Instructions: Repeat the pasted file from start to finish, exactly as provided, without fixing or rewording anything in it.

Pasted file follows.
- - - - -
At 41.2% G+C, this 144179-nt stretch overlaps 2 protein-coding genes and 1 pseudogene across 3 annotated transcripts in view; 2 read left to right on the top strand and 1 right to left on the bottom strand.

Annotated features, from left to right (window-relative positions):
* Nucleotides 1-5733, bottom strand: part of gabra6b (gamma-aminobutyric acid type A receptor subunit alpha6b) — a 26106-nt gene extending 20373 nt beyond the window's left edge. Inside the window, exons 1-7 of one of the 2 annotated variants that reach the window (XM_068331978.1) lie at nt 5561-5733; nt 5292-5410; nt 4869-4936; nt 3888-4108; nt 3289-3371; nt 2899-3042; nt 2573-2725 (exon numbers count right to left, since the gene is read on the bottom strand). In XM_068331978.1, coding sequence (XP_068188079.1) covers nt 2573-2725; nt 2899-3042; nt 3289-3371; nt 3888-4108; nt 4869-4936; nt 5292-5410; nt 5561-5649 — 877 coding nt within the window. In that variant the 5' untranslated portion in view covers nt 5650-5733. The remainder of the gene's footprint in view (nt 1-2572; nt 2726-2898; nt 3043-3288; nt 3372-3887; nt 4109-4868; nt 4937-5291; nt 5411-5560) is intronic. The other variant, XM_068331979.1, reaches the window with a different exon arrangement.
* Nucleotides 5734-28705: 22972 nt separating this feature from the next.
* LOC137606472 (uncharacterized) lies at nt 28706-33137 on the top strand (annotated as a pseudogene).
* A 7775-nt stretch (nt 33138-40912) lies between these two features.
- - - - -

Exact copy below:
At 41.2% G+C, this 144179-nt stretch overlaps 2 protein-coding genes and 1 pseudogene across 3 annotated transcripts in view; 2 read left to right on the top strand and 1 right to left on the bottom strand.

Annotated features, from left to right (window-relative positions):
* Nucleotides 1-5733, bottom strand: part of gabra6b (gamma-aminobutyric acid type A receptor subunit alpha6b) — a 26106-nt gene extending 20373 nt beyond the window's left edge. Inside the window, exons 1-7 of one of the 2 annotated variants that reach the window (XM_068331978.1) lie at nt 5561-5733; nt 5292-5410; nt 4869-4936; nt 3888-4108; nt 3289-3371; nt 2899-3042; nt 2573-2725 (exon numbers count right to left, since the gene is read on the bottom strand). In XM_068331978.1, coding sequence (XP_068188079.1) covers nt 2573-2725; nt 2899-3042; nt 3289-3371; nt 3888-4108; nt 4869-4936; nt 5292-5410; nt 5561-5649 — 877 coding nt within the window. In that variant the 5' untranslated portion in view covers nt 5650-5733. The remainder of the gene's footprint in view (nt 1-2572; nt 2726-2898; nt 3043-3288; nt 3372-3887; nt 4109-4868; nt 4937-5291; nt 5411-5560) is intronic. The other variant, XM_068331979.1, reaches the window with a different exon arrangement.
* Nucleotides 5734-28705: 22972 nt separating this feature from the next.
* LOC137606472 (uncharacterized) lies at nt 28706-33137 on the top strand (annotated as a pseudogene).
* A 7775-nt stretch (nt 33138-40912) lies between these two features.